Changes to Montgomery County nonconsensual vehicle towing rotations have caused confusion for several county towing businesses, but an advisory board created April 13 aims to better communicate the transition moving forward. During the April 13 Commissioners Court meeting, Precinct 3 Commis- sioner James Noack said the creation of the board was recommended by towing companies across the county. The board was unanimously approved by the court and will include two towing companies from each of the county’s four desig- nated districts. An ordinance came into eect Jan. 1 to establish a rotation among towing services with the county for nonconsensual towing, which occurs when vehicles are left unattended in unauthorized areas. According to the ordinance, the previous system resulted in too many trucks congre- gating at incident scenes. During a special session Feb. 12, Montgomery County Sheri’s Oce Capt. Tim Holield said zones were drawn into north, east, south and west divisions to match with patrol areas. He said if a deputy called for a tow, a company would be pulled from the rotation for faster service. The way the zones are established will now result in 15 companies being in rotation for each of the zones with the exception of the north zone, which will have 12 companies on call. The new zones replace the old

The new zones have fewer designated towing companies available on call in each area. Towing companies must have a lot in the zone to be able to operate in it. Towing companies

Towing companies per zone

12

North

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336

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towing zones to 24 four in 2021.

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SOURCES: MONTGOMERY COUNTY SHERIFF’S OFFICE, MONTGOMERY COUNTY COMMISSIONERS COURT COMMUNITY IMPACT NEWSPAPER

“Three months ago, there was nobody in the towing business that was happy,” Milstead said. “We are making progress.” Rebecca Bailey, a representative of A Plus Towing in The Woodlands, said the new rotation has been benecial in the southern zone. “The tow companies in the

south zone are working well with each other and the new rotation,” Bailey said. As of the commissioners’ April 27 meeting, all appointments to the advisory board had been approved. The Montgomery County Sheri’s Oce has declined to comment on changes to the towing system.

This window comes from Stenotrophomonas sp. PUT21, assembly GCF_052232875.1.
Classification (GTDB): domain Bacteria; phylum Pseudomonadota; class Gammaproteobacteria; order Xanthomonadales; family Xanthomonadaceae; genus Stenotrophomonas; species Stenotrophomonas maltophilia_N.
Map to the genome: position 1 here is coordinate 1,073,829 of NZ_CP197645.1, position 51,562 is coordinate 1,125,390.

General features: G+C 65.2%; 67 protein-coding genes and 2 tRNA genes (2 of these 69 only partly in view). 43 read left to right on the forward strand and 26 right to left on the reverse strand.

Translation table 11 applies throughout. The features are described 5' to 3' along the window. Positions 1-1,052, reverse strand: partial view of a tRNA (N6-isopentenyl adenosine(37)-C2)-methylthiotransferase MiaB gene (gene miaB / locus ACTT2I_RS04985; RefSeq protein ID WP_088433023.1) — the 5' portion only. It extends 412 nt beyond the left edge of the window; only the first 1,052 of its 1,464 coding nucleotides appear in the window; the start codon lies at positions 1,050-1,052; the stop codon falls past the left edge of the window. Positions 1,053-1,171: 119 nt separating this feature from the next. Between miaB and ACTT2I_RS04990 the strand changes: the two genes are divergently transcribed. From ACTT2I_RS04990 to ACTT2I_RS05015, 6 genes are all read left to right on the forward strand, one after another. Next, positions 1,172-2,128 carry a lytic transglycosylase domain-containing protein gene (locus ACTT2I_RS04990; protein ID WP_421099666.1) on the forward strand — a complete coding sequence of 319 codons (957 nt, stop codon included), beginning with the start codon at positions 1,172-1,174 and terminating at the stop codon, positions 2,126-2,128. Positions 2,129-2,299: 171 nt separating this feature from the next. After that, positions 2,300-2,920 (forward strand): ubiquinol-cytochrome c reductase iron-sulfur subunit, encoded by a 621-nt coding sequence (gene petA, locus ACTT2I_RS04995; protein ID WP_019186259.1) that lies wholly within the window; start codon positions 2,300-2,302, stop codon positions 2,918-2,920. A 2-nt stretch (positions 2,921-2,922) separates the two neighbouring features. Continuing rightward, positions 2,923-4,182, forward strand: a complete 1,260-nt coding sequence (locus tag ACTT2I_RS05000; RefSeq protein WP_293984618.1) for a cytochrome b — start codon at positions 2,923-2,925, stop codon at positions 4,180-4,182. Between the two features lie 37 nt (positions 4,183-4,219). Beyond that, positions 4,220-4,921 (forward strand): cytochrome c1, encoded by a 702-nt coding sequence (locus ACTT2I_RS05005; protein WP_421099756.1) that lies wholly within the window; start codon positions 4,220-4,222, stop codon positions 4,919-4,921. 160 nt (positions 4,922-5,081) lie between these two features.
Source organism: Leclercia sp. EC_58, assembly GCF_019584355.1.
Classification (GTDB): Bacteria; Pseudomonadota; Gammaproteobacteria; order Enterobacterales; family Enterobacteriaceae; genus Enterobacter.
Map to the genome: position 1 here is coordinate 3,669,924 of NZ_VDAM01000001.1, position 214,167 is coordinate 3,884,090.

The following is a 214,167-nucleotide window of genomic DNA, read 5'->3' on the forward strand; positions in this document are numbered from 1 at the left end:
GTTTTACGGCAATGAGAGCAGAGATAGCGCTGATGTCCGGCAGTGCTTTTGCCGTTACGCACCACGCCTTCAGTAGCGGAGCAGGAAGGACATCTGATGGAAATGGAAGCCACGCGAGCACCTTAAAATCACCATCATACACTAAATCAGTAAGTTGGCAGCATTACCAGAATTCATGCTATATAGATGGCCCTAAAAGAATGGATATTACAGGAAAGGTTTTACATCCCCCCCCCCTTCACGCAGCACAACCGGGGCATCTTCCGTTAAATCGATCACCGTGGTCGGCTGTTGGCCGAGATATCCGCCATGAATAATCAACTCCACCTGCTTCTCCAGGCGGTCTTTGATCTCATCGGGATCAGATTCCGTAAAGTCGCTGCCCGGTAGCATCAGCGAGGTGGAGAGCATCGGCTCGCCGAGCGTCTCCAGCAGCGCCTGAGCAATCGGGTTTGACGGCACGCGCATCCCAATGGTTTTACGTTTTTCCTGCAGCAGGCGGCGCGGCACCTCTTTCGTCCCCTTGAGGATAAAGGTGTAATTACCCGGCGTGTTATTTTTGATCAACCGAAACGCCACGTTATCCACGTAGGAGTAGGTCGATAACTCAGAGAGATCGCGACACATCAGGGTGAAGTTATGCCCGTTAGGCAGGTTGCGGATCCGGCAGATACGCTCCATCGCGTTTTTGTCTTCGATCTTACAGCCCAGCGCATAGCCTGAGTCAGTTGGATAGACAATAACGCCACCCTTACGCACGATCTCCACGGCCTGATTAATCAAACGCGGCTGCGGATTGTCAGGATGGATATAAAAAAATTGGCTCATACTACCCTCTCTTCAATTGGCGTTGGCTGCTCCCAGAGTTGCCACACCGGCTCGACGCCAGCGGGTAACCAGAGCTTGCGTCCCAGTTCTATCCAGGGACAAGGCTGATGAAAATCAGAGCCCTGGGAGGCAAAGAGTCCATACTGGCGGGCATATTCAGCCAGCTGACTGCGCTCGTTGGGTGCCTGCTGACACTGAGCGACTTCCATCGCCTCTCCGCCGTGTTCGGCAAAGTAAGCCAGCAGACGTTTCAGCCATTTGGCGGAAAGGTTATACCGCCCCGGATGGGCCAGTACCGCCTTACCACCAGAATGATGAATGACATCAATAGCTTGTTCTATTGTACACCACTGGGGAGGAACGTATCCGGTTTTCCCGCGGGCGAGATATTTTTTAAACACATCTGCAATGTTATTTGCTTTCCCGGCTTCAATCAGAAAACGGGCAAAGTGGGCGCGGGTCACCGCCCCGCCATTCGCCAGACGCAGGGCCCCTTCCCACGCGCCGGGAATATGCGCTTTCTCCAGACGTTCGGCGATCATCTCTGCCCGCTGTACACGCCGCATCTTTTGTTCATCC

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CONROE  MONTGOMERY EDITION • MAY 2021

NEWS BRIEFS

USRep.KevinBradyto retire: ‘This term,my 13th,will bethe last’

Virtual school planned to launch in Conroe ISD

BY ANDREW CHRISTMAN

with the students who are receiving that remote instruction,” Kelly said. Kelly said the plan is to have virtual schooling for students in grades three through nine for the rst year before expanding it to include grades 10-12. Null said the goal will be to have the school function like any other school in CISD, and if a student transfers for in-person learning, they will be on track to keep up with other students. Teachers at the virtual school would report to a physical location for instruction. State testing require- ments also require in-person testing. “This allows parents to come to a physical place to meet with me, counselors and teachers,” Kelly said.

Superintendent Curtis Null announced the preliminary plan for a virtual schooling option April 22. Null said as of the end of the current school year, the option for virtual schooling depends on whether the state will allow it, but bills in the Legislature may make it a possibility. “If they make the decision in June or July, if we weren’t already hard at work, we wouldn’t be able to make that deadline,” Null said. Null said the school hired William Kelly as the virtual school principal in March. “We are going to have CISD teach- ers who are full-time virtual teachers so they can spend a lot of live time

BY VANESSA HOLT

Speaking at the April 14 Economic Outlook Conference held in The Woodlands, U.S. Rep. Kevin Brady, RThe Woodlands, announced he will retire after completing his current 13th term in the U.S. Congress. Brady’s 8th District includes all of Montgomery County as well as por- tions of Walker, Houston, San Jacinto and several surrounding counties. Brady previously led The Wood- lands Area Chamber of Commerce, and he resides in the area. “I have an announcement, and I can’t think of a better place to make it than right here at the chamber I led, in the community I live, and to business and community leaders I admire and consider friends,” Brady said at the close of his statements at the conference. “I am retiring as your congressman. This term, my 13th, will be the last.”